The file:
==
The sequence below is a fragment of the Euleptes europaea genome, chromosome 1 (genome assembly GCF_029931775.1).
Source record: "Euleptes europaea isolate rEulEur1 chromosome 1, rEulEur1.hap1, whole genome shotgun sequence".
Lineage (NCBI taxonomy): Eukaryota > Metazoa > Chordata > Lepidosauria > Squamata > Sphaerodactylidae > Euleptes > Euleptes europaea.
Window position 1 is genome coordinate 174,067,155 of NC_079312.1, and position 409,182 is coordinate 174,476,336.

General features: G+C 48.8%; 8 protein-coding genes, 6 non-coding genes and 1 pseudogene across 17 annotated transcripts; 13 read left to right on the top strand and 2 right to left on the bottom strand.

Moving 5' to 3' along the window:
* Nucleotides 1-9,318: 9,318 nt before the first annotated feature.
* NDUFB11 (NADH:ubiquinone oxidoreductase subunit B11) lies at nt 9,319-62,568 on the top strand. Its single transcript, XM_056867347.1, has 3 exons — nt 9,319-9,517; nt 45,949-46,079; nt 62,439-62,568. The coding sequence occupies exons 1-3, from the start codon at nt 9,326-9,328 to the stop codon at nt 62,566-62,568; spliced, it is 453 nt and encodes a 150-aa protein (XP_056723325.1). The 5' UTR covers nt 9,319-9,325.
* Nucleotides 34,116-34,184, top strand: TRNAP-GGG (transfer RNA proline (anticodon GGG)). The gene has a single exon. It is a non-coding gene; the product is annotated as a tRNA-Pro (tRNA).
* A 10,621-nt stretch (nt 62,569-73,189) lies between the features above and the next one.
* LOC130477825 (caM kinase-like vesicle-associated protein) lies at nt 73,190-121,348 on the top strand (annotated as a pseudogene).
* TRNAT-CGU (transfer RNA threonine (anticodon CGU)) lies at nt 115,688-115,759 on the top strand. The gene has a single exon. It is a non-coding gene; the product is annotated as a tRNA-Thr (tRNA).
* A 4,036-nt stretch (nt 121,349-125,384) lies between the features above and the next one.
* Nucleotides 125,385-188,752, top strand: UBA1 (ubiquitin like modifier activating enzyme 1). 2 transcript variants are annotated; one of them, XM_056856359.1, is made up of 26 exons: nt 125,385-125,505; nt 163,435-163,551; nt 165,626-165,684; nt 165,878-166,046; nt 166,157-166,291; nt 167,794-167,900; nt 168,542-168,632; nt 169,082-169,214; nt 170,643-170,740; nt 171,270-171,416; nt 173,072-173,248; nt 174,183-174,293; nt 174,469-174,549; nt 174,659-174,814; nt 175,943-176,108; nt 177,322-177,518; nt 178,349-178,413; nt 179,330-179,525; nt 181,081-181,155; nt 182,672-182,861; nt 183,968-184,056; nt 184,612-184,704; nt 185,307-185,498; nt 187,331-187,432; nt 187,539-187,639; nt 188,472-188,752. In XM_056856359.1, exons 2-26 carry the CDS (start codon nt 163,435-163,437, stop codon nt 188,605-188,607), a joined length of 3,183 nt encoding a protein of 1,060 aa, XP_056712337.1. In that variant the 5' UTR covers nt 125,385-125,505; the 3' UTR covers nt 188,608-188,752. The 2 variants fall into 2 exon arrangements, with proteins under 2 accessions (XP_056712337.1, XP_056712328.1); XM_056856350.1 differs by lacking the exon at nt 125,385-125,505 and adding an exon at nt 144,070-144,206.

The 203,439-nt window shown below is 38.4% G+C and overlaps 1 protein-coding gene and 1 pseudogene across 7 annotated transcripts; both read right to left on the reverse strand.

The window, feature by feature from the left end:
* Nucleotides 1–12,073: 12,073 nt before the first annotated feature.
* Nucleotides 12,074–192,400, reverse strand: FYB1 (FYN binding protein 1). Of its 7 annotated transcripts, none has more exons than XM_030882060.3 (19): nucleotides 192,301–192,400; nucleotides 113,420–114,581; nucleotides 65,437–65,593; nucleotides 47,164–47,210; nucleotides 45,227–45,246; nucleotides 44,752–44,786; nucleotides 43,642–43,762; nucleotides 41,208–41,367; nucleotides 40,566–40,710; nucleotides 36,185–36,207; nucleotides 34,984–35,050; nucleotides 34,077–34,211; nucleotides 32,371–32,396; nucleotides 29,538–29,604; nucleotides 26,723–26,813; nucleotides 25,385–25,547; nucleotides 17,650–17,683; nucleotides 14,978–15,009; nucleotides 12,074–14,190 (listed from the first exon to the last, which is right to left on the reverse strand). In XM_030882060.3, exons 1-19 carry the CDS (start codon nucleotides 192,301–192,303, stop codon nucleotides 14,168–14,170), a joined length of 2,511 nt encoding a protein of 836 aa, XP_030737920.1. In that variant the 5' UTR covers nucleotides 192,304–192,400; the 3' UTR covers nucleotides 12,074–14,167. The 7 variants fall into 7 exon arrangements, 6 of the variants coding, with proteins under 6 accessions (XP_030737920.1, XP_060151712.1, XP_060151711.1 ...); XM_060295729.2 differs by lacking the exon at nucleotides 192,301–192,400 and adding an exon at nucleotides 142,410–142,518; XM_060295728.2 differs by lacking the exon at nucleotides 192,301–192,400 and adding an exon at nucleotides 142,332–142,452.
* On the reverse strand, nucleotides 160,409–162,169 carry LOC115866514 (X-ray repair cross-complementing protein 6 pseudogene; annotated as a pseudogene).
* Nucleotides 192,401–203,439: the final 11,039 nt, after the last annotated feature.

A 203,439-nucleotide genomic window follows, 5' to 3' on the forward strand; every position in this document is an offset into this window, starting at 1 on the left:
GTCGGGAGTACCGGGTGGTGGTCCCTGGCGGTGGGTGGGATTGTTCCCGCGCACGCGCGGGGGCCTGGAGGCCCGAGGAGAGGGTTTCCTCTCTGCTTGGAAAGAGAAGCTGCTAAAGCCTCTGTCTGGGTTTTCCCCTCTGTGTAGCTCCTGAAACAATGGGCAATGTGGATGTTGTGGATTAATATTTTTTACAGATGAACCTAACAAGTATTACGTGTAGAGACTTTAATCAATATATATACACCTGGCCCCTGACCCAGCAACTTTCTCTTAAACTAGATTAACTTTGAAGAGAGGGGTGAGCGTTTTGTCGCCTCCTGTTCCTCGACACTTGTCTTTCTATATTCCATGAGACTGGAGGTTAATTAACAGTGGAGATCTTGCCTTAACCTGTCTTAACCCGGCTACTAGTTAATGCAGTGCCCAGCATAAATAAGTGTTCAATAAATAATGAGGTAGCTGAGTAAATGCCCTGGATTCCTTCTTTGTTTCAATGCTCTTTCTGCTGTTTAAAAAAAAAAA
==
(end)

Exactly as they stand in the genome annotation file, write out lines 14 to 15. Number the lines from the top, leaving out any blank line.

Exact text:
* Nucleotides 125,385-188,752, top strand: UBA1 (ubiquitin like modifier activating enzyme 1). 2 transcript variants are annotated; one of them, XM_056856359.1, is made up of 26 exons: nt 125,385-125,505; nt 163,435-163,551; nt 165,626-165,684; nt 165,878-166,046; nt 166,157-166,291; nt 167,794-167,900; nt 168,542-168,632; nt 169,082-169,214; nt 170,643-170,740; nt 171,270-171,416; nt 173,072-173,248; nt 174,183-174,293; nt 174,469-174,549; nt 174,659-174,814; nt 175,943-176,108; nt 177,322-177,518; nt 178,349-178,413; nt 179,330-179,525; nt 181,081-181,155; nt 182,672-182,861; nt 183,968-184,056; nt 184,612-184,704; nt 185,307-185,498; nt 187,331-187,432; nt 187,539-187,639; nt 188,472-188,752. In XM_056856359.1, exons 2-26 carry the CDS (start codon nt 163,435-163,437, stop codon nt 188,605-188,607), a joined length of 3,183 nt encoding a protein of 1,060 aa, XP_056712337.1. In that variant the 5' UTR covers nt 125,385-125,505; the 3' UTR covers nt 188,608-188,752. The 2 variants fall into 2 exon arrangements, with proteins under 2 accessions (XP_056712337.1, XP_056712328.1); XM_056856350.1 differs by lacking the exon at nt 125,385-125,505 and adding an exon at nt 144,070-144,206.

The 203,439-nt window shown below is 38.4% G+C and overlaps 1 protein-coding gene and 1 pseudogene across 7 annotated transcripts; both read right to left on the reverse strand.